The New Medicare Conditions for Coverage for ESRD Facilities

April 9, 2008

The long-awaited final rule replacing the “Conditions for Coverage” (the “Conditions”) for End-Stage Renal Disease (“ESRD”) facilities to participate in Medicare was released by the Centers for Medicare and Medicaid (“CMS”) on April 3, 2008. The final rule marks the first revision to the Conditions since they were originally enacted in 1976, dramatically altering the requirements from a process-oriented to a patient-centered, outcome-oriented approach. The final rule will become effective once it is published in the Federal Register, which we anticipate should occur in the coming week.

The following responds to some of the key questions, which the new Conditions raise for ESRD suppliers:

Who will the new Conditions impact?

Changes to the Conditions will impact all existing ESRD facilities certified to provide dialysis services under Medicare and any new ESRD facilities seeking certification. However, the new Conditions are likely to have a greater impact on independently-owned facilities not associated with a major dialysis chain since, according to CMS, those facilities are less likely to have adopted Life and Safety Code recommendations and other national standards incorporated by reference into the new Conditions. CMS reports that approximately one-third of existing Medicare-certified ESRD facilities fall into this category.[1]

The final Conditions have a significant impact on certain personnel qualifications, which may open doors for some, close doors for others and cause a number to seek certification in order to maintain their positions.

  • Medical Directors: Medical directors formerly could be either board eligible or board certified in internal medicine or pediatrics.[2] Board eligibility is no longer sufficient under the new Conditions. All physicians are now required to be board certified in internal medicine or pediatrics in order to serve as a medical director of a Medicare-certified ESRD facility. Existing medical directors will have 180 days in order to become board certified. The new rule does not provide for grandfathering of existing medical directors, but does permit the Secretary of the Department of Health and Human Services to approve a physician that does not meet such requirements to serve as a medical director in the absence of a qualified physician. Under the new Conditions, medical directors are accountable to governing body of the facility for the quality of medical care provided to patients.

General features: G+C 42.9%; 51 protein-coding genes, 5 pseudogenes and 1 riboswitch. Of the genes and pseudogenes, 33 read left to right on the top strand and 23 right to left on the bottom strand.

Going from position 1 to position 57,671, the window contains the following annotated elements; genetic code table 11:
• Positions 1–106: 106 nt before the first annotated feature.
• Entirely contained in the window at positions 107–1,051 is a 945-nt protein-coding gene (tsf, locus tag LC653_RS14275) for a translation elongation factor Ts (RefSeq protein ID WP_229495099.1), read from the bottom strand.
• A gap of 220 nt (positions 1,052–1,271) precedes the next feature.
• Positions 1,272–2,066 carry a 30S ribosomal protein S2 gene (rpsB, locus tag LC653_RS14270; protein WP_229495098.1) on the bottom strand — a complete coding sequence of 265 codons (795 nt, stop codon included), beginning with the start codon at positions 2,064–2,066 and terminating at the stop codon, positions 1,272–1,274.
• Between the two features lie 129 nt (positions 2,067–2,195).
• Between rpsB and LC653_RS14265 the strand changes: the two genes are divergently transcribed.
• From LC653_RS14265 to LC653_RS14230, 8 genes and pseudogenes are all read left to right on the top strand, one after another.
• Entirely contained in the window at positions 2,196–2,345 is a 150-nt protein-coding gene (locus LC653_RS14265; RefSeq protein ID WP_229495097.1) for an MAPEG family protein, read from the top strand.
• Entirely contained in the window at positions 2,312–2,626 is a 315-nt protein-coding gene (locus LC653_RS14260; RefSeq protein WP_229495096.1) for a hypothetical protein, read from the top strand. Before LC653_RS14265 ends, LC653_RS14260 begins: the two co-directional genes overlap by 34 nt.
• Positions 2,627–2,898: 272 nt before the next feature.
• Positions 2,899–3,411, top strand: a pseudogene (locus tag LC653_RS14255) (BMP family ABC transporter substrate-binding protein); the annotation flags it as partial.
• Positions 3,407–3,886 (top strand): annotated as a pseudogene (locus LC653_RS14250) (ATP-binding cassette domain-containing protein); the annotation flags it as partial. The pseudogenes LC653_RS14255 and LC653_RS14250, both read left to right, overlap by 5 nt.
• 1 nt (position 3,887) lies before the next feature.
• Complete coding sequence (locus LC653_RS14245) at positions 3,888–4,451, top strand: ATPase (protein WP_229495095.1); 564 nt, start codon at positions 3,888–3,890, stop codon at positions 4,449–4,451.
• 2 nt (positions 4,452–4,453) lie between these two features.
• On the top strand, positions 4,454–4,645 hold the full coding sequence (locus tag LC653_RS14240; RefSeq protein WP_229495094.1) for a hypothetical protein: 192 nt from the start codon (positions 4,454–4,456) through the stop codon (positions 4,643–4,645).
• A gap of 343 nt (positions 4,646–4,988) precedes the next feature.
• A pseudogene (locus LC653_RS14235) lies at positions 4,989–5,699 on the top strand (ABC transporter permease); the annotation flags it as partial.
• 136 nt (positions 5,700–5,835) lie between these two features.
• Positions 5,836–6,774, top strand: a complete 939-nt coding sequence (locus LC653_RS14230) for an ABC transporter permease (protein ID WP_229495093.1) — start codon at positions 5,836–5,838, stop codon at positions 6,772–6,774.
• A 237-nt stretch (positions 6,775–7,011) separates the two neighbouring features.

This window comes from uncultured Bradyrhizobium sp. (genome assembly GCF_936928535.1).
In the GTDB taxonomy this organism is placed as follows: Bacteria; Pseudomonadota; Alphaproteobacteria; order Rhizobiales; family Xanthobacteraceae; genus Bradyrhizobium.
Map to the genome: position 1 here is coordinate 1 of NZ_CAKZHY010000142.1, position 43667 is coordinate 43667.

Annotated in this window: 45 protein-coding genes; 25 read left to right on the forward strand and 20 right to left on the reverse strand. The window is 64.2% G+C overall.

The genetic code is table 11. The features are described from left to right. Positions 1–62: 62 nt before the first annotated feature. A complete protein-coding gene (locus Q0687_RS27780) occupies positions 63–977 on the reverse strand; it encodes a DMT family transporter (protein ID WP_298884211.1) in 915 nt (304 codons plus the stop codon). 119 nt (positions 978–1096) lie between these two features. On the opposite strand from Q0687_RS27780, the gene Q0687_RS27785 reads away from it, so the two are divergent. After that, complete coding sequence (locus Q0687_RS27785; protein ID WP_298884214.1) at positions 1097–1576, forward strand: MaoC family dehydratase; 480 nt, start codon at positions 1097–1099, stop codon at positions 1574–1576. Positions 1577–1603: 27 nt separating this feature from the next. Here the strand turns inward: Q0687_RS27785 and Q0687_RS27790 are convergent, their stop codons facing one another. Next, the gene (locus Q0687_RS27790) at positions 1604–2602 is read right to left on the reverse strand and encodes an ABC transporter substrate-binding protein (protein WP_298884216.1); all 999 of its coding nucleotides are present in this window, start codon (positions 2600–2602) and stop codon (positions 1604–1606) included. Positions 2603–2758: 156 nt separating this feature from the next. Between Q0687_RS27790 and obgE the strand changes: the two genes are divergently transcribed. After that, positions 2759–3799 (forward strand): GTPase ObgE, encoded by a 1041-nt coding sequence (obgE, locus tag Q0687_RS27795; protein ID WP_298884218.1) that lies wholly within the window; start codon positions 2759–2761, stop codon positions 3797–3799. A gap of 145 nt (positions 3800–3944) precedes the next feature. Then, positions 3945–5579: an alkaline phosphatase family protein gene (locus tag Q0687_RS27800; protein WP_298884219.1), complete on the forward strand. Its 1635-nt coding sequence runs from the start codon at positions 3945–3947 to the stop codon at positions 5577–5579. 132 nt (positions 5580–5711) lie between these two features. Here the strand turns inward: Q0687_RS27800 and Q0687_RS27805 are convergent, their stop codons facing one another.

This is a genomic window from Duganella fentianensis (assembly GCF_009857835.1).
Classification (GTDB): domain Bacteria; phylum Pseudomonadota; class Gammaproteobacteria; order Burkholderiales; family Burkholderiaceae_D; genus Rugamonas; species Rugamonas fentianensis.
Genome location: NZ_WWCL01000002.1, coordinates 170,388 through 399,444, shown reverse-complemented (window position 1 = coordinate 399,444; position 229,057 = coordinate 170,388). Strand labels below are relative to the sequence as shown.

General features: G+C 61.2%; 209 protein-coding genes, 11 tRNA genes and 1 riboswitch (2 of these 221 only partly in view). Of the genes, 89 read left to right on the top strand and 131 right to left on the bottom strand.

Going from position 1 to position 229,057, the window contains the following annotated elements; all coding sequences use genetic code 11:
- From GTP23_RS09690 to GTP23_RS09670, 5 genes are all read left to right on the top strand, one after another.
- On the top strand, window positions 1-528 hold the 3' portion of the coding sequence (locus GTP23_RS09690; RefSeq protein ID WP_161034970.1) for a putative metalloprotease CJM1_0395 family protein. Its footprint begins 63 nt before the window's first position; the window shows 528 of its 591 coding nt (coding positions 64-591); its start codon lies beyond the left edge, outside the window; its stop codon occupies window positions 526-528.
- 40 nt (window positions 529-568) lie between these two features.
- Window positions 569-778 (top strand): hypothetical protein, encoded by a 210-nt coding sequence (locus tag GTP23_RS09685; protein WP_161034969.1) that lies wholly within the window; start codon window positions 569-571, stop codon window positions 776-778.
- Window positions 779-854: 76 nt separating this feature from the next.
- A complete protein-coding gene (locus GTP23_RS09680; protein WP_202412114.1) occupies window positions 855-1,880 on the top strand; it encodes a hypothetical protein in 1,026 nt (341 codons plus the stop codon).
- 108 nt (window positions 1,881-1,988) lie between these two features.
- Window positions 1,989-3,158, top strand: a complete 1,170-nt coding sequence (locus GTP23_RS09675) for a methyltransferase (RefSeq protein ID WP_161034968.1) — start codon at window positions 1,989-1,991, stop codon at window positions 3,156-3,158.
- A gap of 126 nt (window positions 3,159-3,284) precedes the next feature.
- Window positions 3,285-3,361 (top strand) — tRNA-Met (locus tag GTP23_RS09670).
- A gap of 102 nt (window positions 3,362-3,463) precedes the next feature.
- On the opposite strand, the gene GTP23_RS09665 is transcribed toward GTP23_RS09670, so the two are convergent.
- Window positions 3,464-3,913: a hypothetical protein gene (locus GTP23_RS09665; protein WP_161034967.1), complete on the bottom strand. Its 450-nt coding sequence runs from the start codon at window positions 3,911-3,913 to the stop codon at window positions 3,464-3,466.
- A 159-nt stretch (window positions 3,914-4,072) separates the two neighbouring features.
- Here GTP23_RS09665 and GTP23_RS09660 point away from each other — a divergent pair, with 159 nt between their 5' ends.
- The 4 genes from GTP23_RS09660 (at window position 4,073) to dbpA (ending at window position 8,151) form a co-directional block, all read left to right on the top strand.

• Patient Care Technicians: Under the proposed rule, patient care technicians would have been required to spend three months under the direct supervision of a licensed registered nurse (“RN”). The final Conditions decline to adopt that requirement, and instead require that all patient care technicians obtain certification under a state or national commercially available certification program within 18 months of being hired, or if already employed, then within 18 months of publication of the final rule.
  • Licensed Registered Nurses: ESRD facilities were formerly required to have a licensed physician, licensed practical nurse or RN onsite at all times patients were dialyzed. The new Conditions eliminate the option to rely exclusively on LPN supervision and specify that a RN must be present at times patients are dialyzed.
  • Medical Record Practitioner: Under the former Conditions, a medical record practitioner had to complete a particular course of study. The new Conditions eliminate the position and requirements for a medical record supervisor in its entirety.
  • Chief Executive Officer: Under the former Conditions, CEOs were required to meet one of three alternative criteria. The new Conditions eliminate any specific qualification requirements that facility CEOs must meet, which should allow facilities greater flexibility in hiring.

How much time do ESRD facilities have in order to comply?

Once the final rule is published in the Federal Register (which CMS reported was to occur on April 4, 2008, but has not yet taken place), ESRD facilities will have 180 days to comply with the new Conditions, with the following exceptions:

  1. ESRD facilities will be given an additional four months (300 days total from the date of publication) in order to comply with:
    1. Isolation room requirements for HBV-infected patients in order to allow for project development, construction approvals, architectural design, contractor bids and obtaining building permits.
    2. Applicable provisions of the 2000 Edition of the Life Safety Code of the National Fire Protection Association (“LSC”) in order to accomplish necessary changes in building structure.